While we've seen some fabulous Osmo products launch this year, DJI has been relatively quiet on the drone front since the announcement of the the Mavic 2 Pro and the Mavic 2 Zoom last year. That might be about to change, with FCC filings for something called the Mavic Mini having now been made public.
We first heard about the Mavic Mini in August when a Chinese patent filing for a new pint-sized quadcopter was discovered. At the time, leaked images of a consumer-grade drone resembling a mash between the DJI Spark and the Mavic Air set the drone community abuzz.
Speculation put the Mavic Mini coming in with a $399 price tag (about £327 / AU$593). If true, that would make it cheaper than the launch price of the Spark, which carried a price tag of $499 / £519 / AU$859 when it arrived in 2017.
The main difference here is the possible addition of 4K video capture which the Spark missed out on.
It’s coming soon when it appears in FCC database. pic.twitter.com/td4LmGla1LOctober 9, 2019
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More than just a mini refresh
While the Spark is still one of the best entry-level drones you can buy, it is over two years old and could do with a fresh coat of paint, which the Mavic Mini might just provide.
Where the Spark couldn't be folded into a smaller package, the Mavic Mini will reportedly have folding propellers like its older Mavic siblings. The rumor mill also puts the Mavic Mini's dimensions at 270mm diagonally when unfolded and weighing in at just 250g.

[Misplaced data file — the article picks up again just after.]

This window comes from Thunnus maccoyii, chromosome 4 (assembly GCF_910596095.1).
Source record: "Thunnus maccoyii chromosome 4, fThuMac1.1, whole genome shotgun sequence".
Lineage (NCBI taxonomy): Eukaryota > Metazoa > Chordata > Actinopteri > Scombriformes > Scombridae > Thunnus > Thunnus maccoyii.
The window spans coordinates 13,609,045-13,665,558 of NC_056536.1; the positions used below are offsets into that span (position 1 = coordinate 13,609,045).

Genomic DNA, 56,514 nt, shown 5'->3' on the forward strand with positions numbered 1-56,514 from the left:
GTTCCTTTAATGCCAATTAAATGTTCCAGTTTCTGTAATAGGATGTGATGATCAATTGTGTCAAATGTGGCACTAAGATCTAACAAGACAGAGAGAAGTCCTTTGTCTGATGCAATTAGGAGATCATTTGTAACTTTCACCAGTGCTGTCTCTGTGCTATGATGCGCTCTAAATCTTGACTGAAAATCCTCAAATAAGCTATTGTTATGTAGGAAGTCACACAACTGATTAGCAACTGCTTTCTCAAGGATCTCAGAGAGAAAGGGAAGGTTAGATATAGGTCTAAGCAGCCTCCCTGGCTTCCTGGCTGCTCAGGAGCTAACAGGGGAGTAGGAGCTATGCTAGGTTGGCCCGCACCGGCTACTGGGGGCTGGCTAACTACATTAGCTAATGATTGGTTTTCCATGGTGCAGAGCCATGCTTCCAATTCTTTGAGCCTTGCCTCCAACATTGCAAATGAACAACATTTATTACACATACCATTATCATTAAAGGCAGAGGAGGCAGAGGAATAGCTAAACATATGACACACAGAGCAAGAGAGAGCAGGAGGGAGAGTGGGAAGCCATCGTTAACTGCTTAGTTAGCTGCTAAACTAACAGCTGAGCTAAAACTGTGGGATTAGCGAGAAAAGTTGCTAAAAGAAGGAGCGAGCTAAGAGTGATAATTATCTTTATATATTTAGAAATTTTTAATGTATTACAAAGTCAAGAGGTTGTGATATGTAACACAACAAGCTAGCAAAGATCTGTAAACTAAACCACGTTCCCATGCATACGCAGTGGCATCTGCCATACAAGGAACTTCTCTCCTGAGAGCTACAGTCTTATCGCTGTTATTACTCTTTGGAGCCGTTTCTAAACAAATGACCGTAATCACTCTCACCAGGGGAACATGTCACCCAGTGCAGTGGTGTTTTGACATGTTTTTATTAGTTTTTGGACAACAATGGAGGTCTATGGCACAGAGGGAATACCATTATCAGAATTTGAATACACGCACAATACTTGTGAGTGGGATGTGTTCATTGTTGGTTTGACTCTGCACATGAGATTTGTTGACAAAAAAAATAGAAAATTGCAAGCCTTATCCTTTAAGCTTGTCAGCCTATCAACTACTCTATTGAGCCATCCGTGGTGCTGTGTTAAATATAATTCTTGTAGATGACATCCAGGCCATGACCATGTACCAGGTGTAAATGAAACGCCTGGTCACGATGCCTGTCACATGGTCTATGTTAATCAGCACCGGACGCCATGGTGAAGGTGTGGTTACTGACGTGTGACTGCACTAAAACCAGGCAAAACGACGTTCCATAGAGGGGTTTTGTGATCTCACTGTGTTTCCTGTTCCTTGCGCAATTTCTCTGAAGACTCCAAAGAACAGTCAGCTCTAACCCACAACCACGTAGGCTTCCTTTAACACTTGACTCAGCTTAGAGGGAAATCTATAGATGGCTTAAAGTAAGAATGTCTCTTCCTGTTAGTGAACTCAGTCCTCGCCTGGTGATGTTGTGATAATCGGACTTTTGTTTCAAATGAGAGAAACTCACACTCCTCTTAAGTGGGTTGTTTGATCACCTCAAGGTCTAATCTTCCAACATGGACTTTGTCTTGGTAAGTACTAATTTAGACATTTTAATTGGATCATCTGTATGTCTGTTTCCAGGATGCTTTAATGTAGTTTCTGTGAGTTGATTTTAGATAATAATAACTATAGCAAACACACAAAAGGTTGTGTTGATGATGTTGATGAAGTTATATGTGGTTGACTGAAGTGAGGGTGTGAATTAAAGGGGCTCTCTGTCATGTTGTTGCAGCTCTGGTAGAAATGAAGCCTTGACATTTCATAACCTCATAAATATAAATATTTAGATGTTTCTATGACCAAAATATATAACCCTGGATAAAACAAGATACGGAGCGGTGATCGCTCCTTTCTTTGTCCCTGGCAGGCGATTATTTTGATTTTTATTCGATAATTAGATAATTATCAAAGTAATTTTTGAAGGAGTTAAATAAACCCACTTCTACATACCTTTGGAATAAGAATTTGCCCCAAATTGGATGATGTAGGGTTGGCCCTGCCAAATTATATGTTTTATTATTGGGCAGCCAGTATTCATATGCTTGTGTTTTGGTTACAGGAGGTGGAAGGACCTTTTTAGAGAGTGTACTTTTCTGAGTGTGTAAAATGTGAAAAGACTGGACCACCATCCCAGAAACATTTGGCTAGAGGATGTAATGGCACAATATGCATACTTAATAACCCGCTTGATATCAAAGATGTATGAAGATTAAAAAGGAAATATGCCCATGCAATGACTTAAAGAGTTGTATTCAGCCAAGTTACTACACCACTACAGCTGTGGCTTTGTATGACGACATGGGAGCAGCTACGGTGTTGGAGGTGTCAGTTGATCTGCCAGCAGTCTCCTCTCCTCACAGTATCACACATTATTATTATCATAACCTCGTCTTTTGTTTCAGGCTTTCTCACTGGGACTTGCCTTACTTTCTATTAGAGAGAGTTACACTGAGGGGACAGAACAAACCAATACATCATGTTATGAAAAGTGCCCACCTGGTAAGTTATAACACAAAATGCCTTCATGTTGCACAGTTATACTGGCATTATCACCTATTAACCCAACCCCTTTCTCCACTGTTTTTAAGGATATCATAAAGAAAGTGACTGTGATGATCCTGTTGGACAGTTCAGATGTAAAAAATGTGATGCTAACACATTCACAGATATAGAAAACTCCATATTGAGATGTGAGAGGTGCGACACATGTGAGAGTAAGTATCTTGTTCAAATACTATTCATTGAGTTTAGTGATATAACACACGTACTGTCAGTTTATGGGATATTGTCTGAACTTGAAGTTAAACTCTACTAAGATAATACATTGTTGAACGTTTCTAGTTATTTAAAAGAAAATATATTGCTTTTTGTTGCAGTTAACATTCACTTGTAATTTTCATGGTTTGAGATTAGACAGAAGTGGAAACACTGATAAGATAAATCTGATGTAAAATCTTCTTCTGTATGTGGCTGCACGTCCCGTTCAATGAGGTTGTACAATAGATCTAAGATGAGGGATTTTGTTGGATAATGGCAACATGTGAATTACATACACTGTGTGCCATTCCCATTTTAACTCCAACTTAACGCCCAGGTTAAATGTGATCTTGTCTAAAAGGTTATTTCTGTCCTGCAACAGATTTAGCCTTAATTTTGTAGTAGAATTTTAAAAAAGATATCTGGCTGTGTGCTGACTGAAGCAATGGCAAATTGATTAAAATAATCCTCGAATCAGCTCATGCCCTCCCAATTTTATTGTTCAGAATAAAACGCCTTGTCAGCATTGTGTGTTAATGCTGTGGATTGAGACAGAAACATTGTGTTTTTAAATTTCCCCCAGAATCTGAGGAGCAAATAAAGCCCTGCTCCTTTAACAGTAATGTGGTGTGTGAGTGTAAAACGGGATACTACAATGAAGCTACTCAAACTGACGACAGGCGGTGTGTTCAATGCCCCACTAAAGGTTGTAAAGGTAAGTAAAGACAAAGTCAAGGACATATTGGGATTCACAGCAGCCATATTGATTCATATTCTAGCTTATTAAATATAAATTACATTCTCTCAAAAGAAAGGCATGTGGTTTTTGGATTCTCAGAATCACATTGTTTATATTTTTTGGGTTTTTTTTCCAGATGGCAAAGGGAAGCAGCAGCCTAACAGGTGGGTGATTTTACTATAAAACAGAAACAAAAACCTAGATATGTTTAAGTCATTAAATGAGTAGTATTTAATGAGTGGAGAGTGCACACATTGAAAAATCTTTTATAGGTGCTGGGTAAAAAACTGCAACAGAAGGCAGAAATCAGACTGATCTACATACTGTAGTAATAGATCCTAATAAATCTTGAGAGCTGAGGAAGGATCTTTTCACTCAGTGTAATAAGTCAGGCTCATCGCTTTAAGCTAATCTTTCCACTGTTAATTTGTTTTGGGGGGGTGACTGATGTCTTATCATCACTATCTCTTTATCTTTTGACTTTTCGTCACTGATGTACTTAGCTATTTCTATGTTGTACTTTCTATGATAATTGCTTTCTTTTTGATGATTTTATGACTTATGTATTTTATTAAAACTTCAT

If true, that would mean you may not need to register it with aviation safety authorities in your country. In the US and Australia at least, drones weighing 250g or less don't need to be registered with the Federal Aviation Administration (FAA) or the Civil Aviation Safety Authority (CASA) respectively.
DJI owns a majority share in camera company Hasselblad, explaining how it was possible for the Mavic 2 Pro to feature a superior snapper. However, that did come at a steep price. If the $399 price point for the Mavic Mini is anything to go by, chances are we're not going to see any Hasselblad tech here.
That said, it would be fair to expect a 12MP sensor (similar to the Spark's) with 4K/30p video recording capabilities under the hood.
The all-important battery life remains a mystery, but if the Mavic Mini is replacing the Spark, then about 18 minutes of flight time is what you should expect. Anything more from a pint-sized quadcopter would be a massive bonus to the users and a major achievement for DJI.
With the FCC filing available to view by the public, it's safe to say a launch announcement is imminent. In fact, we wouldn't be surprised if it arrived in time for the Christmas shopping period.
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Sharmishta is TechRadar's APAC Managing Editor and loves all things photography, something she discovered while chasing monkeys in the wilds of India (she studied to be a primatologist but has since left monkey business behind). While she's happiest with a camera in her hand, she's also an avid reader and has become a passionate proponent of ereaders, having appeared on Singaporean radio to talk about the convenience of these underrated devices. When she's not testing camera kits or the latest in e-paper tablets, she's discovering the joys and foibles of smart home gizmos. She's also the Australian Managing Editor of Digital Camera World and, if that wasn't enough, she contributes to T3 and Tom's Guide, while also working on two of Future's photography print magazines Down Under.